I'm convinced it's negative, trying to steel myself for the worst, trying to anticipate how sad and disappointed I will be. I'm hoping it's positive, barely daring to let myself hope. Every little twinge reminds me that I don't know yet.
Sunday, February 11, 2007
The completely whacked out, technicolor dreams (with guest appearances by Nicole Ritchie and Gavin Newsom) were the first sign of serious hormonal brain involvement. But now I think my basic common sense and judgment have been affected as well.
On the day of the embryo transfer, the nurse told me, in no uncertain terms, not to pee on a stick before my beta on Monday because it would be, and I quote, too early for the pee sticks to detect anything. (Emphasis in the original). Right. I know that. And, everyone knows you should test in the morning, when the hormones are most concentrated.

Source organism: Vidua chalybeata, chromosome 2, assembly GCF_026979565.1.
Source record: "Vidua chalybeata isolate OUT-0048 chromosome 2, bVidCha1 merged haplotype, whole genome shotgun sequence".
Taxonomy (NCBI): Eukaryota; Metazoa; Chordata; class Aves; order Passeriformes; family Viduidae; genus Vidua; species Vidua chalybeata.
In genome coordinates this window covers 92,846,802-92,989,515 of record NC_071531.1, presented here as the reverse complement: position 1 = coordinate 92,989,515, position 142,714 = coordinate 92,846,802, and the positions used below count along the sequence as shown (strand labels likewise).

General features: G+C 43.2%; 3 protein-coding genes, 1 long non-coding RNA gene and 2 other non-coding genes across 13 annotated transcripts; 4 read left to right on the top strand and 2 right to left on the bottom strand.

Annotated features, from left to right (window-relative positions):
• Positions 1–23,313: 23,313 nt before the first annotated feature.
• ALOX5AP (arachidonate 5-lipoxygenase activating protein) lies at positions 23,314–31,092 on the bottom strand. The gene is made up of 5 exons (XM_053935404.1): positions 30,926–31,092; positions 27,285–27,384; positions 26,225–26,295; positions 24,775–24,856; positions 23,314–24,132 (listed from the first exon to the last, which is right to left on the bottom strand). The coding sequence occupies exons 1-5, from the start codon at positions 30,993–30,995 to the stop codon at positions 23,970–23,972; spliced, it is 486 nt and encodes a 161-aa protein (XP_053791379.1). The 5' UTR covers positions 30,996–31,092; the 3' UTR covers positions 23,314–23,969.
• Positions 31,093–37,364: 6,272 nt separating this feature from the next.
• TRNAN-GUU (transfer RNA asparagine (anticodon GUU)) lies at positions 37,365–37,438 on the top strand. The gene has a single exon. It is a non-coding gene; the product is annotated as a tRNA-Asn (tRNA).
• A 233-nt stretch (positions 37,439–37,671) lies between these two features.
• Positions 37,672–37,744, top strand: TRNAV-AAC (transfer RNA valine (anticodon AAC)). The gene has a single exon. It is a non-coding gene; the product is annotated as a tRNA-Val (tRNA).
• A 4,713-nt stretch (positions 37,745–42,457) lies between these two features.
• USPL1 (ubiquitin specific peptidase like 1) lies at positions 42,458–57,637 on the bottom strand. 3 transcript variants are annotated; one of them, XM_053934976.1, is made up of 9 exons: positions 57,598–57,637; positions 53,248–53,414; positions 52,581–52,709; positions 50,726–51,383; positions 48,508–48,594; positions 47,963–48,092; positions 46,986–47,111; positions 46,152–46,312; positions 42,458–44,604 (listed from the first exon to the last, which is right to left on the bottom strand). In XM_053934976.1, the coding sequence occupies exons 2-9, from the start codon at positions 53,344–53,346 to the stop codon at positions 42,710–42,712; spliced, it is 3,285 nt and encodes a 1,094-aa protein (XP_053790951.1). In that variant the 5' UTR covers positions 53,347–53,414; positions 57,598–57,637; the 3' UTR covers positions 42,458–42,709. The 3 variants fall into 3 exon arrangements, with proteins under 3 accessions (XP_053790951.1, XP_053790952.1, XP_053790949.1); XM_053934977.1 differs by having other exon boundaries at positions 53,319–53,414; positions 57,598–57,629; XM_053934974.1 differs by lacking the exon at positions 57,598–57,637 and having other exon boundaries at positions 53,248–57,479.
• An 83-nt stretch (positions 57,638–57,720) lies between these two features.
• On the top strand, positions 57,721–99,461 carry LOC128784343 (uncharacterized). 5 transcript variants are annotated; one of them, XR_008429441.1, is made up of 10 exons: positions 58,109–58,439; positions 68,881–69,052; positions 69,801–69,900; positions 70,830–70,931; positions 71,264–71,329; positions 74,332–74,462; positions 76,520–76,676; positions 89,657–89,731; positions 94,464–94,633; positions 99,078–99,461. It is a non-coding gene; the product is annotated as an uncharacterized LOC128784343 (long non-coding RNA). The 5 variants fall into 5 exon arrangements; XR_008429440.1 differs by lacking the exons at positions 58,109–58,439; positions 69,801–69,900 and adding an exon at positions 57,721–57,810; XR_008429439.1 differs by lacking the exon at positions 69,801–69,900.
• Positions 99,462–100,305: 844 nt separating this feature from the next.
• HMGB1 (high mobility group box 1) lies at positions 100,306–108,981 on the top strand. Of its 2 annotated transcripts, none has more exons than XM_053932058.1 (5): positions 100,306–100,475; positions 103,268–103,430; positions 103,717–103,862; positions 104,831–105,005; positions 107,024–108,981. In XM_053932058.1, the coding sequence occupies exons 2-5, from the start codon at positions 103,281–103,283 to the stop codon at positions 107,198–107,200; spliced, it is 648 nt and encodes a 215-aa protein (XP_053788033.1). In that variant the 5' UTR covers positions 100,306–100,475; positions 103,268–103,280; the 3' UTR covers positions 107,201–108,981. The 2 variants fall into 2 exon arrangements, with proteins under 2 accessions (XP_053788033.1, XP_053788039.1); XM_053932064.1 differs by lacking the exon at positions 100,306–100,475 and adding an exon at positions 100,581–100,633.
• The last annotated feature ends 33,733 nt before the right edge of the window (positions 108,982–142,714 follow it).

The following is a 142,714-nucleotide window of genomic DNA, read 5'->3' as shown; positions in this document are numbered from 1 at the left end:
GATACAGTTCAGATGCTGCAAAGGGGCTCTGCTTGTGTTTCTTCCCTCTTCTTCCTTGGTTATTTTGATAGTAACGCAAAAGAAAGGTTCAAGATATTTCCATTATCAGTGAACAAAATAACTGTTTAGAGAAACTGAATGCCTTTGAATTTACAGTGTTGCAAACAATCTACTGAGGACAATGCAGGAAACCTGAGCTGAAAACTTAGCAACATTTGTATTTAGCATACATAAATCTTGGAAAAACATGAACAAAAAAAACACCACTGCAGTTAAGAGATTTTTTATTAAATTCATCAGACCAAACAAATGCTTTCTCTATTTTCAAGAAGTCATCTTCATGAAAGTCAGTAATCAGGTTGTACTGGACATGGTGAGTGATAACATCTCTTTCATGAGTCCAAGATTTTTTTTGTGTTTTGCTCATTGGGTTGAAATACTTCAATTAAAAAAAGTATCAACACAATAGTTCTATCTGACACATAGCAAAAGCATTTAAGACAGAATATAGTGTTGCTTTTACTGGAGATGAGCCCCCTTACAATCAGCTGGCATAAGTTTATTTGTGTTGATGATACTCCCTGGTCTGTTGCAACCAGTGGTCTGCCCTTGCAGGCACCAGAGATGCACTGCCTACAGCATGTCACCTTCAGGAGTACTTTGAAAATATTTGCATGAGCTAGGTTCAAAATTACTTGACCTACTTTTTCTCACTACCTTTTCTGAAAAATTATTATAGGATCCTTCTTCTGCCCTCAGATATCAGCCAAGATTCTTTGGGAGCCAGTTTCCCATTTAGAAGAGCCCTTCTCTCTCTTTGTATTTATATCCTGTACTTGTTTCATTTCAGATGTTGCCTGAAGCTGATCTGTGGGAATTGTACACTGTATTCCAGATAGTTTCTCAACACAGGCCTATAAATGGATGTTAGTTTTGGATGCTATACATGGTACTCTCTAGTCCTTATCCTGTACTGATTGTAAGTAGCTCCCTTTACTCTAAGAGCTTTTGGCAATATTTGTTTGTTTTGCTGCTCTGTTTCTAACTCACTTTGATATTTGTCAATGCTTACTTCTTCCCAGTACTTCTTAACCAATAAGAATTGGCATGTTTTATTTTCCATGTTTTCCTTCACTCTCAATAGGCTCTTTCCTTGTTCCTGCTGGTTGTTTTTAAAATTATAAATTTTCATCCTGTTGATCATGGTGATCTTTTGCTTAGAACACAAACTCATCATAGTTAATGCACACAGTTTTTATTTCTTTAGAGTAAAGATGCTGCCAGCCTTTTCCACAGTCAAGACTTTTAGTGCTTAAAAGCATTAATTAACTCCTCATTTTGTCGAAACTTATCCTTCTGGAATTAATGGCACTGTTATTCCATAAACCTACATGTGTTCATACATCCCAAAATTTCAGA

So what did I do? (No yelling out the answer).
I let my friend talk me into peeing on a stick yesterday. In the afternoon. After about a minute, I didn't see a second line, so I figured, negative. I got really upset. I stuck the stick in the garbage and put the kettle on for some tea.
Then, in an act of true desperation, I pulled the damn thing out of the garbage to look at it again and torture myself with it. At that point, I think just about 10 minutes had gone by, but I'm not sure because, well, apparently the hormones have shut down the part of my brain that can look at a clock and retain the information it sees there.
I saw a faintfaintfaint little teeny eensy beensy second line, in a somewhat rose-ish color. It was most likely an evaporation line, not an actual positive. Past the 10 minute mark, all bets are off.
So now I'm $8.99 poorer, put myself through a lot of grief, and am no better informed than I was before.
Perhaps there are some pearls of wisdom that I can glean from this experience:
1. Although this particular friend is one of my dearest and most reliable confidants, she is not infallible;
2. Never pee on a stick early;
3. Don't expect to find answers when there are none;